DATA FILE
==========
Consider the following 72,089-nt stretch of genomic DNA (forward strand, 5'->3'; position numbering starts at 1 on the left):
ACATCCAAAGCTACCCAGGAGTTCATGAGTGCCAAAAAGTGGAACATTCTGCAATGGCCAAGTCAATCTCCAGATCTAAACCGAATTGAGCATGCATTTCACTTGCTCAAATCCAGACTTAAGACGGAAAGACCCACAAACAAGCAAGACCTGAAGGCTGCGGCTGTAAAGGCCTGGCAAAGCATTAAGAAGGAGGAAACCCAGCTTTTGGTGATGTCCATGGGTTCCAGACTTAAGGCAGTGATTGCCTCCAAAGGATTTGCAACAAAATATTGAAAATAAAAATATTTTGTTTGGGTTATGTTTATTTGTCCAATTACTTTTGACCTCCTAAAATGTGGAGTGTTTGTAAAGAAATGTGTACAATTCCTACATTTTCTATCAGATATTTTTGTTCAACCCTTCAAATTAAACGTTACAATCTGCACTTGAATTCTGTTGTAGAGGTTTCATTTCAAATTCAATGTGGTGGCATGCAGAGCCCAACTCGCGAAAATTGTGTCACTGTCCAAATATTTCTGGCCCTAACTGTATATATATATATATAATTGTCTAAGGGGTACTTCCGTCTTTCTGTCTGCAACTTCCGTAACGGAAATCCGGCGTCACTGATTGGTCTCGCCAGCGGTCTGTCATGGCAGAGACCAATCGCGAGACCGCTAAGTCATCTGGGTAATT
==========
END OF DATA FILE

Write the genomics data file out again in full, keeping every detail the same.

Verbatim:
Consider the following 72,089-nt stretch of genomic DNA (forward strand, 5'->3'; position numbering starts at 1 on the left):
ACATCCAAAGCTACCCAGGAGTTCATGAGTGCCAAAAAGTGGAACATTCTGCAATGGCCAAGTCAATCTCCAGATCTAAACCGAATTGAGCATGCATTTCACTTGCTCAAATCCAGACTTAAGACGGAAAGACCCACAAACAAGCAAGACCTGAAGGCTGCGGCTGTAAAGGCCTGGCAAAGCATTAAGAAGGAGGAAACCCAGCTTTTGGTGATGTCCATGGGTTCCAGACTTAAGGCAGTGATTGCCTCCAAAGGATTTGCAACAAAATATTGAAAATAAAAATATTTTGTTTGGGTTATGTTTATTTGTCCAATTACTTTTGACCTCCTAAAATGTGGAGTGTTTGTAAAGAAATGTGTACAATTCCTACATTTTCTATCAGATATTTTTGTTCAACCCTTCAAATTAAACGTTACAATCTGCACTTGAATTCTGTTGTAGAGGTTTCATTTCAAATTCAATGTGGTGGCATGCAGAGCCCAACTCGCGAAAATTGTGTCACTGTCCAAATATTTCTGGCCCTAACTGTATATATATATATATAATTGTCTAAGGGGTACTTCCGTCTTTCTGTCTGCAACTTCCGTAACGGAAATCCGGCGTCACTGATTGGTCTCGCCAGCGGTCTGTCATGGCAGAGACCAATCGCGAGACCGCTAAGTCATCTGGGTAATT